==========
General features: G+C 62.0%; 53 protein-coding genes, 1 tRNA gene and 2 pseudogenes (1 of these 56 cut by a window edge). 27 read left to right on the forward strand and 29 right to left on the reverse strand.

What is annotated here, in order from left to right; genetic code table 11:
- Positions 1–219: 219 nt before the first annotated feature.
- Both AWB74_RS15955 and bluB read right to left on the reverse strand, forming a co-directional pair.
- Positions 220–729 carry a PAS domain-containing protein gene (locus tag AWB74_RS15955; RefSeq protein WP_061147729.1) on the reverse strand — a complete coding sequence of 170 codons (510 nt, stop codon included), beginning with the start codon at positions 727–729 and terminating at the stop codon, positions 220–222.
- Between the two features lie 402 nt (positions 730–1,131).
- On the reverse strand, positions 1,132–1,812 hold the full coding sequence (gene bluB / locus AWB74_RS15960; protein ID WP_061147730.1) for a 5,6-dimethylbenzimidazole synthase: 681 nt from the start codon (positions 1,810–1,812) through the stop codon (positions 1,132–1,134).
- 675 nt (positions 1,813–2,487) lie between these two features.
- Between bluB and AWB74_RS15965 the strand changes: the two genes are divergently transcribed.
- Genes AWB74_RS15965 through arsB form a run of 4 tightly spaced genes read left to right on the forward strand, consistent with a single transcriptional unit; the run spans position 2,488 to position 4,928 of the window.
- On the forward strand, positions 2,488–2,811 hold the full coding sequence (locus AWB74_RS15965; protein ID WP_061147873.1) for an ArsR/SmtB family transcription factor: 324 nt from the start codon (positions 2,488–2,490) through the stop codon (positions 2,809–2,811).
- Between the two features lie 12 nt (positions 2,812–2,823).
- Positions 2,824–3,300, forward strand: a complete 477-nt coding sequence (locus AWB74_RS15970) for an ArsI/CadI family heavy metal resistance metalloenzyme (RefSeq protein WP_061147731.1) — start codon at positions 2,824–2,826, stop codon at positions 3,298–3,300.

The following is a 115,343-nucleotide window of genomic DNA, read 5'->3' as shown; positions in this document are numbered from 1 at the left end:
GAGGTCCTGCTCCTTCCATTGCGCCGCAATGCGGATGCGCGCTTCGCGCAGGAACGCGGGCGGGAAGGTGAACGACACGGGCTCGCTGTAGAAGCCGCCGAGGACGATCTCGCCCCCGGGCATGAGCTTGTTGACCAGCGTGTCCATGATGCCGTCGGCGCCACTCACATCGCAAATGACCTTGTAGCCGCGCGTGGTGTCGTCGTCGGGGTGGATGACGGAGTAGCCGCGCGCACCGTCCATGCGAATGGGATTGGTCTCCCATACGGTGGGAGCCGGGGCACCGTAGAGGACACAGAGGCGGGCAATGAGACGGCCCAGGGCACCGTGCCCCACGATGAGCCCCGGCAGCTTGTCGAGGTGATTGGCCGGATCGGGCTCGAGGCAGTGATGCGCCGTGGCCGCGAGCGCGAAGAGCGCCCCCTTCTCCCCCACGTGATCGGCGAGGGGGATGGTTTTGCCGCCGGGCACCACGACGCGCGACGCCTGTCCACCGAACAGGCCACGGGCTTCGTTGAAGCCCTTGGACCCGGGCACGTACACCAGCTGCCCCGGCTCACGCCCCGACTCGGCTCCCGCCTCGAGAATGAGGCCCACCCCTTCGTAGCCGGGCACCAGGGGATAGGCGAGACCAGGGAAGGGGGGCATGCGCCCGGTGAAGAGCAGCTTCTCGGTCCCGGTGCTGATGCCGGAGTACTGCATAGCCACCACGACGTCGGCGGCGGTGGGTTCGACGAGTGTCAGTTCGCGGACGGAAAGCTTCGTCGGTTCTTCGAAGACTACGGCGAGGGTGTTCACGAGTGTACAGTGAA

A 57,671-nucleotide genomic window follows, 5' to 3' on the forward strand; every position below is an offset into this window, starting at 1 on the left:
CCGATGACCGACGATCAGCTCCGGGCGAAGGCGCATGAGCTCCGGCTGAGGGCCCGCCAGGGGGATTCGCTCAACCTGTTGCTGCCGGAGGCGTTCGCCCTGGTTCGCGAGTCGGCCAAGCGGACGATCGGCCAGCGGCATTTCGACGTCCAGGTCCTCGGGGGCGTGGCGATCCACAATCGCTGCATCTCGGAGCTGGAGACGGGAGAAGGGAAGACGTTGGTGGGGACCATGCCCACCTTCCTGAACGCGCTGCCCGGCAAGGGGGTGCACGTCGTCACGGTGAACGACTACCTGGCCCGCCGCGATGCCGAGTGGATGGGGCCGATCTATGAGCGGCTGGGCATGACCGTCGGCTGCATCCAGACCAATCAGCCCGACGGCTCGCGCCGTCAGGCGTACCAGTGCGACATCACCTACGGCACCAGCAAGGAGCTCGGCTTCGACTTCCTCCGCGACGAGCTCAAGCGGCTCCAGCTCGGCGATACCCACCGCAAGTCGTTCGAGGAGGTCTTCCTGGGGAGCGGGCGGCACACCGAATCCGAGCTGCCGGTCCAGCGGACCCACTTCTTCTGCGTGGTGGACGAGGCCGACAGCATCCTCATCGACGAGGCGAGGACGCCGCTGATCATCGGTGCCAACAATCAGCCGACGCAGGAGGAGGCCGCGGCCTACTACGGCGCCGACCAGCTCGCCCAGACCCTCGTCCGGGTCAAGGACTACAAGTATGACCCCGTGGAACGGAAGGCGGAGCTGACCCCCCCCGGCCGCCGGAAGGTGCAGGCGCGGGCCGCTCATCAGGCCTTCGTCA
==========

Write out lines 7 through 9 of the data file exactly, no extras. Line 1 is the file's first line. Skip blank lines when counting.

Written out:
- On the reverse strand, positions 1,132–1,812 hold the full coding sequence (gene bluB / locus AWB74_RS15960; protein ID WP_061147730.1) for a 5,6-dimethylbenzimidazole synthase: 681 nt from the start codon (positions 1,810–1,812) through the stop codon (positions 1,132–1,134).
- 675 nt (positions 1,813–2,487) lie between these two features.
- Between bluB and AWB74_RS15965 the strand changes: the two genes are divergently transcribed.